The United Nations is typically seen as a pillar of international cooperation and dialogue. But getting almost 200 nations to work toward any common goal is an impressive feat, so how does the United Nations actually work?
The UN is a product of World War II. On April 25, 1945, 50 nations led by the US, Britain and the Soviet Union met in San Francisco to come up with the UN Charter to create an international coalition to "save succeeding generations from the scourge of wars."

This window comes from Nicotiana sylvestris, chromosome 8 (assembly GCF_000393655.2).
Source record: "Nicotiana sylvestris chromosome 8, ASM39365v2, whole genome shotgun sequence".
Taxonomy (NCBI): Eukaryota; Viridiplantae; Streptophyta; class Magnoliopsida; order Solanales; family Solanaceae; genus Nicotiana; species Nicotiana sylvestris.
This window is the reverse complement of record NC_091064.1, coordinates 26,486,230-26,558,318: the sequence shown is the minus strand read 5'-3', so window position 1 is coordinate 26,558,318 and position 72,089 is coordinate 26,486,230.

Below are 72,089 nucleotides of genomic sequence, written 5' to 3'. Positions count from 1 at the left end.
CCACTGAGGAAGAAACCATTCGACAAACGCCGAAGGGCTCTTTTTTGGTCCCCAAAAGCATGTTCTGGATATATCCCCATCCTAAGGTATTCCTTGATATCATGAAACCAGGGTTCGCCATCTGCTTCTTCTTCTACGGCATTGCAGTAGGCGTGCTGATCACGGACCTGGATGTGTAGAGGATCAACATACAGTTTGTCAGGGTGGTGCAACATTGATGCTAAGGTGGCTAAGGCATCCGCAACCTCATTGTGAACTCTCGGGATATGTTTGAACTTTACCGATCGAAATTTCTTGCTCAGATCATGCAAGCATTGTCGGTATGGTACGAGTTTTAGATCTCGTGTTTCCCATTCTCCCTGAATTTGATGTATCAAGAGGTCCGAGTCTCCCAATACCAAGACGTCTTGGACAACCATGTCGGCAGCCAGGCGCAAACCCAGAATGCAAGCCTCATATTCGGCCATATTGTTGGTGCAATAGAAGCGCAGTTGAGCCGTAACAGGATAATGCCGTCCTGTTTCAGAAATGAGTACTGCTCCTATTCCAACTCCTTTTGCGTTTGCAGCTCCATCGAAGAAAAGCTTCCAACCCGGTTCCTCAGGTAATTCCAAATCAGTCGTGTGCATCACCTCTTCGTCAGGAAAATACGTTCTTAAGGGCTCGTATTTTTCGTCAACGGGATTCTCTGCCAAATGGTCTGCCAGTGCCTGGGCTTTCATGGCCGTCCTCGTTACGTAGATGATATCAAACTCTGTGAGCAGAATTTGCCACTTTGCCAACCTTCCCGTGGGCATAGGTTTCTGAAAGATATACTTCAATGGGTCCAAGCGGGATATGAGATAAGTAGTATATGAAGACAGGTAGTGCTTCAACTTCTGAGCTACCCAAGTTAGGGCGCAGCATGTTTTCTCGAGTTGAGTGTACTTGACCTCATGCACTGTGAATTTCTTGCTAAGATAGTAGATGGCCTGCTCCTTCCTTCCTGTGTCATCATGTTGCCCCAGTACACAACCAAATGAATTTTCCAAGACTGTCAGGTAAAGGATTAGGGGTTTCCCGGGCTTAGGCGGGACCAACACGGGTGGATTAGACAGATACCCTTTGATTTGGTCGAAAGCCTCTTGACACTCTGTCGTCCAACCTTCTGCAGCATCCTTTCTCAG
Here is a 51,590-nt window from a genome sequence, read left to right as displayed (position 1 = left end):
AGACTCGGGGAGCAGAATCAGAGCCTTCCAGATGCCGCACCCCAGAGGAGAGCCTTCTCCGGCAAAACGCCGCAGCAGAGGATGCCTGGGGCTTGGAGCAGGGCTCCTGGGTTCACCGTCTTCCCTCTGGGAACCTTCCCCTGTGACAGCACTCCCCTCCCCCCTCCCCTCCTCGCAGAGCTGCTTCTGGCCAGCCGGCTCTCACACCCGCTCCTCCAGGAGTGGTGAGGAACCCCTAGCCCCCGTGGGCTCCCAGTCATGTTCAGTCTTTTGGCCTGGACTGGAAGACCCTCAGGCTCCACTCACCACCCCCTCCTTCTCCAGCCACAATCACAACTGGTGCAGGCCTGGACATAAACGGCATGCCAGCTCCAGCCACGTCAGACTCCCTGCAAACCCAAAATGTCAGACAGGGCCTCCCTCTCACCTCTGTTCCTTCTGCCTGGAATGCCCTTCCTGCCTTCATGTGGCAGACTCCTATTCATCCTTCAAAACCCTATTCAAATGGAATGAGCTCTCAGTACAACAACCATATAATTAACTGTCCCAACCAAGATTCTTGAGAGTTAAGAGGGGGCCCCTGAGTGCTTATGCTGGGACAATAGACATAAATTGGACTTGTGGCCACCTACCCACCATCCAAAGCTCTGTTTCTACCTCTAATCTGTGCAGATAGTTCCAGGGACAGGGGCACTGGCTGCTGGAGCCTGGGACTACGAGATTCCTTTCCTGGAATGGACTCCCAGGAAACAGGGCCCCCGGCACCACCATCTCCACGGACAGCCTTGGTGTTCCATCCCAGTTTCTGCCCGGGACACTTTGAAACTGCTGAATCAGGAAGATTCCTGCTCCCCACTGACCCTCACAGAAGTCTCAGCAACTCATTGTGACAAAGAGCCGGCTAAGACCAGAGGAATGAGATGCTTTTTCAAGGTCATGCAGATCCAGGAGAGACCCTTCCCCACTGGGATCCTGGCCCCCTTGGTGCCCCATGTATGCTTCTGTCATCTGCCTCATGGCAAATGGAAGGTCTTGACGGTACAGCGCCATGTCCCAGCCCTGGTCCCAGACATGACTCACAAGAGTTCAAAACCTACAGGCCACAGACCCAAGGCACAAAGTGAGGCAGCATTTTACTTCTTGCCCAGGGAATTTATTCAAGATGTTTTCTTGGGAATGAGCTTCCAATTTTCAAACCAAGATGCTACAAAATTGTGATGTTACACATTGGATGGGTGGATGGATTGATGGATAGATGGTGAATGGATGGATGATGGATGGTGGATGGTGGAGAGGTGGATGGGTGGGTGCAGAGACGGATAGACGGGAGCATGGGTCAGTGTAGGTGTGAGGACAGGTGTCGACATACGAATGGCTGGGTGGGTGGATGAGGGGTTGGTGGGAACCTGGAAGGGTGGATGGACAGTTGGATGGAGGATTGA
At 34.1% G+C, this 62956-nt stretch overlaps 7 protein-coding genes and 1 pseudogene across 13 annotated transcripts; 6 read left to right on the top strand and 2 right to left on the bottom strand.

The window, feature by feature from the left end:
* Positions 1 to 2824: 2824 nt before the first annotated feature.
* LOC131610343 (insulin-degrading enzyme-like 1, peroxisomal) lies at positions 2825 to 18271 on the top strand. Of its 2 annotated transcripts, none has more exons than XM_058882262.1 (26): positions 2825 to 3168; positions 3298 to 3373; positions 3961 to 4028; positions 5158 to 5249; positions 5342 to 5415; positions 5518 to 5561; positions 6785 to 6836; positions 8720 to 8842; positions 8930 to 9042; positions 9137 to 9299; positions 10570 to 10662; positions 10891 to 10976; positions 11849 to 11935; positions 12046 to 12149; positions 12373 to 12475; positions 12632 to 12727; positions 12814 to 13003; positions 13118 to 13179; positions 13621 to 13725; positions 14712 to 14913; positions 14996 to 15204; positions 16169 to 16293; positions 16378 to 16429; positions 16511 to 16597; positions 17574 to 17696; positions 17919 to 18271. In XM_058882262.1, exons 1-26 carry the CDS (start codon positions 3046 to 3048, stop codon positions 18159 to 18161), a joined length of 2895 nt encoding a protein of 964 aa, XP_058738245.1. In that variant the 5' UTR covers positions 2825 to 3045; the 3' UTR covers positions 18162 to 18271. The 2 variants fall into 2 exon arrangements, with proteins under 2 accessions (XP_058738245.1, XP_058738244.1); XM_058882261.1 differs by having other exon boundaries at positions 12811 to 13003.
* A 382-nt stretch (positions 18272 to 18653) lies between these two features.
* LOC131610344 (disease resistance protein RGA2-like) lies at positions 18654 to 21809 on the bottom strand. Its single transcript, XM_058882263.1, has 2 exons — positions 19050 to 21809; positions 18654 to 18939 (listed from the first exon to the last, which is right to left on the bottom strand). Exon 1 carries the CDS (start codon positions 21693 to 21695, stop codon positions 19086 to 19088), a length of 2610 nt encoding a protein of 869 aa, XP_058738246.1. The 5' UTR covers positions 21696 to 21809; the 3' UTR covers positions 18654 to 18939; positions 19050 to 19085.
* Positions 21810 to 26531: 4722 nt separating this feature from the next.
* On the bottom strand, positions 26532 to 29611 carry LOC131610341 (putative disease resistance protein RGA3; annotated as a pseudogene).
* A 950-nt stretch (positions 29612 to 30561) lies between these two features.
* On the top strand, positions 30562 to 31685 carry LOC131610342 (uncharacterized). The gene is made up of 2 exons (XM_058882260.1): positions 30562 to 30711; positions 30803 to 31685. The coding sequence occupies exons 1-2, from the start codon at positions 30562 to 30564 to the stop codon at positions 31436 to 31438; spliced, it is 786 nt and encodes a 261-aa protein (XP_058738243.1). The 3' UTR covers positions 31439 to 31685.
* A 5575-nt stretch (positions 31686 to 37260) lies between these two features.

The UN body is made up of six main "organs:" the General Assembly, the Security Council, the Economic and Social Council, the Trusteeship Council, International Court of Justice and Secretariat. You're probably most familiar with the first two.
The first is the main policymaking group and it's the only organ to have representation by all members of the UN. The Security Council only has 15 members and is charged with protecting international security and peace.
In theory, the UN is supposed to give countries a global forum to peacefully tackle massive humanitarian and geopolitical issues. In practice, the organization has been plagued with criticisms about its moral code, its inclusion of oppressive dictatorships, and the privileged status of certain countries like the U.S., Russia and the U.K.